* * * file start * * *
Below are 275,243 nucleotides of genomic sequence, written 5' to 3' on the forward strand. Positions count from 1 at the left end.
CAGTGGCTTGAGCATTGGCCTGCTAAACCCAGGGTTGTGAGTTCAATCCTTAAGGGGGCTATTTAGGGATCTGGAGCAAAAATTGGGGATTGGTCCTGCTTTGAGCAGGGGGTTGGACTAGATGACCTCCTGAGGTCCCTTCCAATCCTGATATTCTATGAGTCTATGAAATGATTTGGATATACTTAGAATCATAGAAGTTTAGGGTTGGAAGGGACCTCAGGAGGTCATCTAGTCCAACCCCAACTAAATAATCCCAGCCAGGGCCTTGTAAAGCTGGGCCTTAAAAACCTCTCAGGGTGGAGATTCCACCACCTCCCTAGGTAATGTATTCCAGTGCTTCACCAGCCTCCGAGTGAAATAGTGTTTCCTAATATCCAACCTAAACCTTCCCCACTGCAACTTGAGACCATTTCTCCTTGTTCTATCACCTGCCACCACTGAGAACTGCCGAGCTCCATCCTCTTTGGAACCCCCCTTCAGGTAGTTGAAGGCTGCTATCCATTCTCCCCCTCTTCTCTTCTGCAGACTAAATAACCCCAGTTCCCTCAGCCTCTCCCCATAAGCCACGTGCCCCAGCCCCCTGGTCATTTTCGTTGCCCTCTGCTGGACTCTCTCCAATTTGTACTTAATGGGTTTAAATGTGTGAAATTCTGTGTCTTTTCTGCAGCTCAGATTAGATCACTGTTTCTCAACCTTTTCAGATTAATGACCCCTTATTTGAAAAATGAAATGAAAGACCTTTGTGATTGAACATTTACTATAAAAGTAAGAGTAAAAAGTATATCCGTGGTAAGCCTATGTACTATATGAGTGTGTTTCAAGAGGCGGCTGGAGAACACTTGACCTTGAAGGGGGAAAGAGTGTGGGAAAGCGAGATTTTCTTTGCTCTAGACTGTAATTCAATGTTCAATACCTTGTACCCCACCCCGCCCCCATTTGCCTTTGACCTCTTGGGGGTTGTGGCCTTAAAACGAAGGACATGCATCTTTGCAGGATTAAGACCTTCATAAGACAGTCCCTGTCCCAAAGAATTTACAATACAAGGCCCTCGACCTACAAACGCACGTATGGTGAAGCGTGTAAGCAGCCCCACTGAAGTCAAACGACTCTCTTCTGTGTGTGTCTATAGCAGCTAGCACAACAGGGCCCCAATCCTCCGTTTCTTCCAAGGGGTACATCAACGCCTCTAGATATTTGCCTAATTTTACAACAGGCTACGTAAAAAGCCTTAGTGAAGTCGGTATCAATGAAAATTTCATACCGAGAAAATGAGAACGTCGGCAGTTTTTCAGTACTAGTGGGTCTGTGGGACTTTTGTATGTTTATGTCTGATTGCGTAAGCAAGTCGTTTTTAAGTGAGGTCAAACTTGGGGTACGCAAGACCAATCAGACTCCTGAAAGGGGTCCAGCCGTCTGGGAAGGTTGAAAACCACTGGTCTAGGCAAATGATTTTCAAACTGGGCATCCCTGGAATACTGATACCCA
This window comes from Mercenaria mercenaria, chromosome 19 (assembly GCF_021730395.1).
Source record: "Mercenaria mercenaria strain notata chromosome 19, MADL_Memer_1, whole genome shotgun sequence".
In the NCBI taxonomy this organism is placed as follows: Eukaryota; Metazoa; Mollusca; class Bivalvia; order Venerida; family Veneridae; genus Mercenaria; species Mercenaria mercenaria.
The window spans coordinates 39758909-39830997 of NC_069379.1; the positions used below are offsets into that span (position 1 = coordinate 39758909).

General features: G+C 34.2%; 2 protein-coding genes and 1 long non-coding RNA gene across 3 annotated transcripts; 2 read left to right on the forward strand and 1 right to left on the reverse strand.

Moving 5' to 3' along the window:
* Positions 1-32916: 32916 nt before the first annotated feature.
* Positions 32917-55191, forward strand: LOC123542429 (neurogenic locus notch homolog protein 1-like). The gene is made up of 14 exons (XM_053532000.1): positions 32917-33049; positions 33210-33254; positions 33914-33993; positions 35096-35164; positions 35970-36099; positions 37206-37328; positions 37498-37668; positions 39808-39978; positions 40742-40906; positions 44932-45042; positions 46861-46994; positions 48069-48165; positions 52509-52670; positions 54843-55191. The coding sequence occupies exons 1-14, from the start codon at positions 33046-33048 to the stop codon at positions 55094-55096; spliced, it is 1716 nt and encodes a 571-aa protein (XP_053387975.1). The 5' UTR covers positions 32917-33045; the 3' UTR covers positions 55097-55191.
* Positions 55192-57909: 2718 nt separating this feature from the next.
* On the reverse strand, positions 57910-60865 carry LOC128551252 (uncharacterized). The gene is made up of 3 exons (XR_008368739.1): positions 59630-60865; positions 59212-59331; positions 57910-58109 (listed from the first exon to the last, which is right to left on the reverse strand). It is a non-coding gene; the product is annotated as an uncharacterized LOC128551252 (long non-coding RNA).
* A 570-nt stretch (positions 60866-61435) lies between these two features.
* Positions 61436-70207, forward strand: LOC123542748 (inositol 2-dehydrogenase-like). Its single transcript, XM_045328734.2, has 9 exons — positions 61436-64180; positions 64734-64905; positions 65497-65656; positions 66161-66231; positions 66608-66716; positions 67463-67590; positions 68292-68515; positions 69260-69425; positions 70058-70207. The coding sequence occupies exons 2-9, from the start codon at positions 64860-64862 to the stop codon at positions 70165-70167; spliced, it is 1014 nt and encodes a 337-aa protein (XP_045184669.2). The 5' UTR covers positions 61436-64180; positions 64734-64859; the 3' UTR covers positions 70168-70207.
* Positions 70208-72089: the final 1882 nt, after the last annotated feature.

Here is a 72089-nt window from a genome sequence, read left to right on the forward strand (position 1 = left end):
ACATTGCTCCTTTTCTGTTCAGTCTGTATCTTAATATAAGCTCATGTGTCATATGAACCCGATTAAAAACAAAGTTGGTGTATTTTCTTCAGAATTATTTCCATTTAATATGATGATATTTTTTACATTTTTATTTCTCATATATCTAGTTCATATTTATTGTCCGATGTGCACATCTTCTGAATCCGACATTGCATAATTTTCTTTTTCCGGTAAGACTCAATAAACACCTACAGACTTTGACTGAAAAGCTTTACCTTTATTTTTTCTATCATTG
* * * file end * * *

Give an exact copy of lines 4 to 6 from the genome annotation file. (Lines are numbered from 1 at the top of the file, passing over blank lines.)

Source record: "Mercenaria mercenaria strain notata chromosome 19, MADL_Memer_1, whole genome shotgun sequence".
In the NCBI taxonomy this organism is placed as follows: Eukaryota; Metazoa; Mollusca; class Bivalvia; order Venerida; family Veneridae; genus Mercenaria; species Mercenaria mercenaria.
The window spans coordinates 39758909-39830997 of NC_069379.1; the positions used below are offsets into that span (position 1 = coordinate 39758909).